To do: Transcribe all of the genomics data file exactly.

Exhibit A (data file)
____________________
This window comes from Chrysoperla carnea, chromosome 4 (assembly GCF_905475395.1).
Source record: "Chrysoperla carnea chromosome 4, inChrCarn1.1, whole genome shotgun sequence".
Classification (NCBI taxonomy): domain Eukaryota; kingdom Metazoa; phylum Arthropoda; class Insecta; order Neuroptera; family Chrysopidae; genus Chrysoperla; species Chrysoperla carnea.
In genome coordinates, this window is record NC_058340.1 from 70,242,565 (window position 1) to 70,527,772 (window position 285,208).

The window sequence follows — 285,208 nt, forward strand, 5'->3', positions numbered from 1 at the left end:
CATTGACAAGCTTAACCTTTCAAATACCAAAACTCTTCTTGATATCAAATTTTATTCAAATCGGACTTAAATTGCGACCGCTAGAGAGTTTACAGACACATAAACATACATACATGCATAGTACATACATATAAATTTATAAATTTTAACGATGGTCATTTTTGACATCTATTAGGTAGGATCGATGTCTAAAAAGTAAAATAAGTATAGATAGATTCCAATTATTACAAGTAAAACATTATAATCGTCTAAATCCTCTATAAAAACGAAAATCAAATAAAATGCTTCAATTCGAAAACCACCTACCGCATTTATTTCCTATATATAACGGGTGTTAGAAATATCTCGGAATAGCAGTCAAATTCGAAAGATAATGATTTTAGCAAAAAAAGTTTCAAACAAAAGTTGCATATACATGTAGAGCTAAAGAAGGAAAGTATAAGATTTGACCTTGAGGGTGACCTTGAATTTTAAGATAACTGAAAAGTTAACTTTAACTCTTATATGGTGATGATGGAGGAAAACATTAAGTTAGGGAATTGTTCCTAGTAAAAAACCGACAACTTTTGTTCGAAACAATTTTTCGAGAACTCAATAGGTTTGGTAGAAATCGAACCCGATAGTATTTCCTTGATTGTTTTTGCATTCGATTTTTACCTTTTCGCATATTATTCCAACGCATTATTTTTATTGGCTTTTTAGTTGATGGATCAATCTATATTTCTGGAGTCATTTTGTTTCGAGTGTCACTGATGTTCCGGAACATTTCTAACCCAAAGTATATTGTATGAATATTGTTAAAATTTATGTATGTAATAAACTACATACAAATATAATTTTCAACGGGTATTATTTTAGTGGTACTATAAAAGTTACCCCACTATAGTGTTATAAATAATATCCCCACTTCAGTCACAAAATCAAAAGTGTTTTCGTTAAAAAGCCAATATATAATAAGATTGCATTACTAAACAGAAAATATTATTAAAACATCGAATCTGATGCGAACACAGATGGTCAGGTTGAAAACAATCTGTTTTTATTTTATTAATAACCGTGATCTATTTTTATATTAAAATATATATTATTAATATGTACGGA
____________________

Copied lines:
This window comes from Chrysoperla carnea, chromosome 4 (assembly GCF_905475395.1).
Source record: "Chrysoperla carnea chromosome 4, inChrCarn1.1, whole genome shotgun sequence".
Classification (NCBI taxonomy): domain Eukaryota; kingdom Metazoa; phylum Arthropoda; class Insecta; order Neuroptera; family Chrysopidae; genus Chrysoperla; species Chrysoperla carnea.
In genome coordinates, this window is record NC_058340.1 from 70,242,565 (window position 1) to 70,527,772 (window position 285,208).

The window sequence follows — 285,208 nt, forward strand, 5'->3', positions numbered from 1 at the left end:
CATTGACAAGCTTAACCTTTCAAATACCAAAACTCTTCTTGATATCAAATTTTATTCAAATCGGACTTAAATTGCGACCGCTAGAGAGTTTACAGACACATAAACATACATACATGCATAGTACATACATATAAATTTATAAATTTTAACGATGGTCATTTTTGACATCTATTAGGTAGGATCGATGTCTAAAAAGTAAAATAAGTATAGATAGATTCCAATTATTACAAGTAAAACATTATAATCGTCTAAATCCTCTATAAAAACGAAAATCAAATAAAATGCTTCAATTCGAAAACCACCTACCGCATTTATTTCCTATATATAACGGGTGTTAGAAATATCTCGGAATAGCAGTCAAATTCGAAAGATAATGATTTTAGCAAAAAAAGTTTCAAACAAAAGTTGCATATACATGTAGAGCTAAAGAAGGAAAGTATAAGATTTGACCTTGAGGGTGACCTTGAATTTTAAGATAACTGAAAAGTTAACTTTAACTCTTATATGGTGATGATGGAGGAAAACATTAAGTTAGGGAATTGTTCCTAGTAAAAAACCGACAACTTTTGTTCGAAACAATTTTTCGAGAACTCAATAGGTTTGGTAGAAATCGAACCCGATAGTATTTCCTTGATTGTTTTTGCATTCGATTTTTACCTTTTCGCATATTATTCCAACGCATTATTTTTATTGGCTTTTTAGTTGATGGATCAATCTATATTTCTGGAGTCATTTTGTTTCGAGTGTCACTGATGTTCCGGAACATTTCTAACCCAAAGTATATTGTATGAATATTGTTAAAATTTATGTATGTAATAAACTACATACAAATATAATTTTCAACGGGTATTATTTTAGTGGTACTATAAAAGTTACCCCACTATAGTGTTATAAATAATATCCCCACTTCAGTCACAAAATCAAAAGTGTTTTCGTTAAAAAGCCAATATATAATAAGATTGCATTACTAAACAGAAAATATTATTAAAACATCGAATCTGATGCGAACACAGATGGTCAGGTTGAAAACAATCTGTTTTTATTTTATTAATAACCGTGATCTATTTTTATATTAAAATATATATTATTAATATGTACGGA